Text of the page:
During a recent morning practice session, he smiles broadly as he coaxes the instrument through the many crescendos and then through the exciting conclusion of the "Westminster Carillon."
Hansen collaborates with the University's 48-year-old pipe organ, and one might say that both are looking forward to an instrument restoration project during this year. The project as planned would allow the instrument to enjoy the benefits of 21st century technology while better expressing the ageless beauty of the King of Instruments and its music.
Hansen performs as successfully as any master musician would, but he also knows TTU's organ has great untapped potential.
Some of the organ's immediate needs are physical adjustments that could be expected in an instrument that is a half-century old. Other aspects will incorporate modern digital technology to allow the sound of wind-driven music to soar from the pipes both visible and hidden.
Structural updates along with other desired improvements to modernize the organ would cost nearly $100,000. For now Hansen is trying to raise $6,000 from private individuals to correct what he and others see as the most pressing maintenance needs this year: to increase the volume of the Great mixture, to rebuild the ailing Swell division expression machine, and to install additional racks to support the Pedal trumpet.
"Wattenbarger Auditorium is a glorious recital hall for a pipe organ," he said. "I would say that this organ has been hungry for improvement for a number of years. If we do the initial work, I think the Bryan Symphony Orchestra and other university and community events could start using the organ."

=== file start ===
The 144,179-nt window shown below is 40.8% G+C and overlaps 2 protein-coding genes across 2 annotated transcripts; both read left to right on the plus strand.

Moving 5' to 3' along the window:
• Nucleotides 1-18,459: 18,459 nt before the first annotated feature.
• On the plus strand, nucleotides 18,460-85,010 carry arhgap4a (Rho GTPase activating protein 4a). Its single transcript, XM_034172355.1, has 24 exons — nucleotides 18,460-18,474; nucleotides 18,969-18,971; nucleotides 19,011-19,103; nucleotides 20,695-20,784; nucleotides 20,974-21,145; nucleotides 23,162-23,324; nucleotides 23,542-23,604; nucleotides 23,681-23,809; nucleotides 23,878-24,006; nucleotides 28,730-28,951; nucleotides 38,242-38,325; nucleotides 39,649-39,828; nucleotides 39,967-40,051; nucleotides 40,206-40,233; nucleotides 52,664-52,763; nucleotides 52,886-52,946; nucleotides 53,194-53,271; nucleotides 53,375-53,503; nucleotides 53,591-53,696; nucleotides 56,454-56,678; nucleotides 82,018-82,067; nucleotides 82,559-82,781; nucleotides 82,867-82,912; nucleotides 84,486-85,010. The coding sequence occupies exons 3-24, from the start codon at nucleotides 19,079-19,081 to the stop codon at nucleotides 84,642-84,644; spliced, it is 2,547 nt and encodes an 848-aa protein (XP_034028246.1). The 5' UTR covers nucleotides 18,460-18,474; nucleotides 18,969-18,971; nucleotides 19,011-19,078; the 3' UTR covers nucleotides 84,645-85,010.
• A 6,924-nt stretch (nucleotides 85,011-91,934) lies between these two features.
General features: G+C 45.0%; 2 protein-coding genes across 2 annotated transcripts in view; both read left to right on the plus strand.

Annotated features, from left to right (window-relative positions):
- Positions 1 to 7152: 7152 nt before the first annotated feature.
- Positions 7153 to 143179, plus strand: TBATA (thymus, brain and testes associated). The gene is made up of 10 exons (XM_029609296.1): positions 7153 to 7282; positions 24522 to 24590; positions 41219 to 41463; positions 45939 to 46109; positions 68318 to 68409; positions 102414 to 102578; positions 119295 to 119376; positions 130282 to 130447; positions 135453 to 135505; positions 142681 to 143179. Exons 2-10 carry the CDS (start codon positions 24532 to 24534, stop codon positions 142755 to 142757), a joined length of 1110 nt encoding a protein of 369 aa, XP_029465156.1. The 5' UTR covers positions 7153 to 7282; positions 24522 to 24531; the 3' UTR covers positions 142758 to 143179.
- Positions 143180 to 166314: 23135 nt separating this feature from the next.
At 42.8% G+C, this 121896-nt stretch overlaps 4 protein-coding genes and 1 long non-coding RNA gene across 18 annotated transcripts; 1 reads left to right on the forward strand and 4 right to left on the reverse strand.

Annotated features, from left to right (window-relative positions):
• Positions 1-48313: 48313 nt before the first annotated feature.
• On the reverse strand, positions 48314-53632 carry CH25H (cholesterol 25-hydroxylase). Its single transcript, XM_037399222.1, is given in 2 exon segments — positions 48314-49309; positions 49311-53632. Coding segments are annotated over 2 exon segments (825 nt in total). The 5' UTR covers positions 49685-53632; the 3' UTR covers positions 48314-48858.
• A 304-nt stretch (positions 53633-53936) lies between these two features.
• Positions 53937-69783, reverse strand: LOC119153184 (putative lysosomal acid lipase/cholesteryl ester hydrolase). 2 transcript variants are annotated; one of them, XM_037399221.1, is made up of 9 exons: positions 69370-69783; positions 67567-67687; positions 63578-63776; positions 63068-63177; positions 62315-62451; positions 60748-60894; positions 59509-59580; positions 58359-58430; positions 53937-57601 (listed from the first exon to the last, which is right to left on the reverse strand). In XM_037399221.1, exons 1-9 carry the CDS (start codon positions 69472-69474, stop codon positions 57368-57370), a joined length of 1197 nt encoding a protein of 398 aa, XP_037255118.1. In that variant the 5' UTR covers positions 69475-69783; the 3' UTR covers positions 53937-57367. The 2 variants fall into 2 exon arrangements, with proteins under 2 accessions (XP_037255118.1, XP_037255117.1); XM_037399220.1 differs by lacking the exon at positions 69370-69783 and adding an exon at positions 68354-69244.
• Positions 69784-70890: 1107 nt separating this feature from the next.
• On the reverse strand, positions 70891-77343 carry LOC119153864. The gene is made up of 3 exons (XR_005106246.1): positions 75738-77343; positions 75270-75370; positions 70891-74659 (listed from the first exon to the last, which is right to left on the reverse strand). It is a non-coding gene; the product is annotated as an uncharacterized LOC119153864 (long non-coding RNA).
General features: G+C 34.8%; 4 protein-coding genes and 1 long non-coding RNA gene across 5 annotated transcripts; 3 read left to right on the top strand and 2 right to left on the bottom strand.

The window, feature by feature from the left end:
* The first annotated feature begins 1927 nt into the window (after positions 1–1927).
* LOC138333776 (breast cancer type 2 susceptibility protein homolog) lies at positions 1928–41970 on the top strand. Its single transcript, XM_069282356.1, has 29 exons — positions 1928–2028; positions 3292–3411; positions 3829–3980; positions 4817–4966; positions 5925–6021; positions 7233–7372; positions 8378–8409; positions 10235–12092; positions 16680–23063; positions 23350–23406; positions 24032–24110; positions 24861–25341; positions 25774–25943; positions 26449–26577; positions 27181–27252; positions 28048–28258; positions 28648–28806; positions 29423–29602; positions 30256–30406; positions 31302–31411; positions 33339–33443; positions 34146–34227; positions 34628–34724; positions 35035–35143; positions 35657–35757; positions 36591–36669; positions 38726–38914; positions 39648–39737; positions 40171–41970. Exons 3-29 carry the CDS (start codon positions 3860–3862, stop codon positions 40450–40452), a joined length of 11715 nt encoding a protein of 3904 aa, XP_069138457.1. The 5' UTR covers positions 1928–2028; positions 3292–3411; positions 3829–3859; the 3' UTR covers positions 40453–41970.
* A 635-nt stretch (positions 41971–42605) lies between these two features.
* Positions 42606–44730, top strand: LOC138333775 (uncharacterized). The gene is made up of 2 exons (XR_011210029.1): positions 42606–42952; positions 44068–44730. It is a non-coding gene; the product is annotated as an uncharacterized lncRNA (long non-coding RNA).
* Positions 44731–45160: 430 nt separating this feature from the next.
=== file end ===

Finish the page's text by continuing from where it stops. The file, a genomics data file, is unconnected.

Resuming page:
Hansen's guest faculty recital at 7:30 p.m. Monday, Jan. 17, free and open to the public, also publicizes an effort to raise $6,000 to complete the first phase of a larger maintenance program for the organ.
Hansen, former music department chair and professor of music at Schenectady County Community College in New York state, moved to Cookeville three years ago. He began diagnosing the Wattenbarger Auditorium organ's maintenance problems and suggesting ways to raise the necessary funds to make improvements.
Pipe organs are expensive to build and maintain. TTU's was designed by the Schantz Organ Company of Orrville, Ohio, and installed in Derryberry Hall Auditorium in 1962. When the Bryan Fine Arts Building was built, the organ was dismantled and redesigned by the Milnar Organ Company of Eagleville, Tenn., and installed in Wattenbarger Auditorium in 1981.
TTU's Schantz organ is by far the most expensive instrument in Bryan Fine Arts, said Arthur LaBar, chairman of the TTU department of music and art.
"Without a faculty member whose principal assignment is to teach organ students and perform organ music, our wonderful instrument has had to be neglected over the years in favor of more pressing needs," LaBar said. "At the concert, Dr. Hansen will talk about some of the work that needs to be done to upgrade, modernize and maintain the instrument so that it can be restored to its full potential for the enjoyment of organ music lovers for decades to come."
Hansen's recital program of organ masterworks will include Bach's C Minor Prelude S. 544, Sonata in A Major by Mendelssohn, Two Sketches from the Psalms by Percy Whitlock, and Vierne's "Westminster Carillon."
Hansen served for 21 years as chairman and professor in the Schenectady County Community College music department. He also taught for 11 years at Keuka College in central New York state and on the faculties of Luther College, Iowa, and Manchester College, Indiana.
Hansen was graduated from the Eastman School of Music with a doctorate in organ performance and literature and from Northwestern University with bachelor's and master's degrees in organ and sacred music. He studied for two years with organist Finn Viderø as a Fulbright Scholar in Copenhagen, Denmark.
To find out more about the fund-raising effort, contact Jim Brock at TTU at 931-372-3055.